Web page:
the current is not too large for the cathode heat
ers when the arc is shunted by the wire 9 as will
presently be understood.
The circuit of Fig. 2 differs slightly from that.
of Fig. 1 in that the application of electrical
potential on the terminals 8-8’ from the main.
This sudden opening of the circuit through im-_ '
pedance 9a immediately raises the potential of
the secondary of transformer ii to its open cir 45
cuit potential which is high enough to ionize the
gas between electrodes 3 and 3' to establish the
This are current is of sufficient magnitude '
Should the energy supply he accidentally out
off from‘ the primary of transformer I l and be 55
reestablished with switch I! in closed position,
the arc in the tube will re-kindle automatically.
since, upon the circuit failure, the cathodes im
mediately lose their heat and the thermostats 5
close against terminals 8-6’, thus re-establish
line is through a transformer consisting of an iron
core ll with a magnetic shunt l5 which gives the
transformer a high internal reactance. It in-.
_ ciudes' also the primary winding l6 and auto
ing the normal starting conditions of the tube.
It the voltage ?uctuation in the supply circuit
is- so rapid that full potential again exists on
terminals 8 of the tube ~before thermostats 5
have time to‘ close upon terminals 6-6’, the ‘gas
in the gap between the thermostats and their.
respective contacts becomesv ionized allowing ap
proximately normal current to pass through the
transformer winding ll. Current from the main
impedance shunt 9—9a and heater coils l with
70 is applied through a switch I! to winding l6 the result that the cathodes are brought again 70
which has a conductor iia leading from one to normal emission and the arc is re-estabiished.
The operation of the lamp of Fig. 2' is sub
side to the lamp terminal 8' and a conductor l6b
leading to one end of winding I‘I which, in» turn, -'stantially like that of Fig. 3. It will be observed
is connected at its other end by conductor Ila that in the arrangement of Fig. 2 there is no
with lamp terminal. 8. The transformer here impedance interposed in the conductor -8 and 76
that there are no condensers shunting the ter-' a wire 36 to a circuit wire 31 that leads from the
minals 6-—8 and 6'-6'. It has been established lamp terminal 8 to a contact 38 adapted to be
that the impedance may be omitted and the ter
engaged by the thermostatic strip 35. A wire
minals 6-6’ connected with a wire of suitable Ill from one side of the secondary of a trans
size except in cases where the reactance of the
transformer is such that the secondary short
circuit current is so large that the cathode heat
er wires become overheated.
' secondary with terminal 8'.
The condensers Iii-Ill’ of Fig. 3 are not neces
10 sary in normal circuits but are’ very effective in
kindling the arc at considerably lower voltages
than is possible without them. Also, they elimi
nate the current drop in a mercury vapor tube
which always occurs during .the ?rst minute
' after the arc is struck.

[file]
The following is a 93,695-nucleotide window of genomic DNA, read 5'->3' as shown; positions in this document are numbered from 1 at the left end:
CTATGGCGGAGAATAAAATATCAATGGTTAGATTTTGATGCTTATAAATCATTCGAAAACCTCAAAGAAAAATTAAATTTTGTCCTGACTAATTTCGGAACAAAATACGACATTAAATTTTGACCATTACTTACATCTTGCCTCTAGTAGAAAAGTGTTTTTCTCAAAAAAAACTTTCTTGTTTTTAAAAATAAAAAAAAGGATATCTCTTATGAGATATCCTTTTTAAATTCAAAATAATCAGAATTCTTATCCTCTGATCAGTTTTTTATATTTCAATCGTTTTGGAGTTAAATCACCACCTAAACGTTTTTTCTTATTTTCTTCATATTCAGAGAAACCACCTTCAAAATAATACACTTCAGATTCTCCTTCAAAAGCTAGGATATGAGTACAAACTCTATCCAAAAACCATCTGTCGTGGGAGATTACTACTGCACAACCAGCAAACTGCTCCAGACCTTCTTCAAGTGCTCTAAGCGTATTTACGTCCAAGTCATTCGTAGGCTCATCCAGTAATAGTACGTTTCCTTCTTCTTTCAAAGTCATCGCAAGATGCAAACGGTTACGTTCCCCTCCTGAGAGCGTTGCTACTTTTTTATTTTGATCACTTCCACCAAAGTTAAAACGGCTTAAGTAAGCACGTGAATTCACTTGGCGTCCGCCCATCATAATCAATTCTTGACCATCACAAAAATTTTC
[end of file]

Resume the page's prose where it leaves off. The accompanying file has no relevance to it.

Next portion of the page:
Incidental to this cur
rent drop, the arc voltage also rises and it is
this maximum are potential for which the trans
former Ii has to be designed. Hence if this po
tential rise is prevented by use of a condenser
16, the same transformer canamaintain an arcv
during its initial burning stages in a considerably
longer tube.
former ll forms aheating coil 42 about the
thermostatic strip and fastens to the base of the
strip. A wire 45 connects the other side of the
Therefore, the use of condensers l0—-lll' as in
Fig. 3 has the advantage of greater tube footage
25 for a given transformer, an increased power fac
In using this type of lamp, at the start, the
shunt connection is closed through armature ‘3|, 10
thus connecting the heating elements in series in
the lamp circuit. Current also flows through
coil 42 to wire 31 by reason of lesser resistance
than is placed in the relay circuit. The coil 42
becomes heated‘and ultimately causes the ther
mostatic strip 25 to disengage terminal 38 there
by causing current to?ow through relay coil and
energizing the relay to open the circuit through
the conductor 9a thereby causing the arc to be
established in the lamp.
It will be quite apparent that in the present
arrangement, especially» of Figs. 1. 2, and 3, an
arc lamp of simpli?ed construction is provided.
It is a lamp that can be made and maintained
in operation at a relatively small cost especially
in comparison with present day gas are lamps.
tor for the tube circuit, and assures a more posi
tive kindling of the are.
It is a lamp that compares favorably with the
When omitting the impedance 9a and con
common glow lamp in cost of construction and
densers l0—lli’ of the circuit of Fig. 3, ‘the only maintenance but which is materially‘better from
30 equipment necessary for the operation of the
the standpoint of illumination. The cathodes 30
tube is the provision. of a transformer with suf
are energized‘ not by special auxiliary circuits,
?cient internal reactan'ce to limit the short-cir I but by the arc circuit itself, and by use of the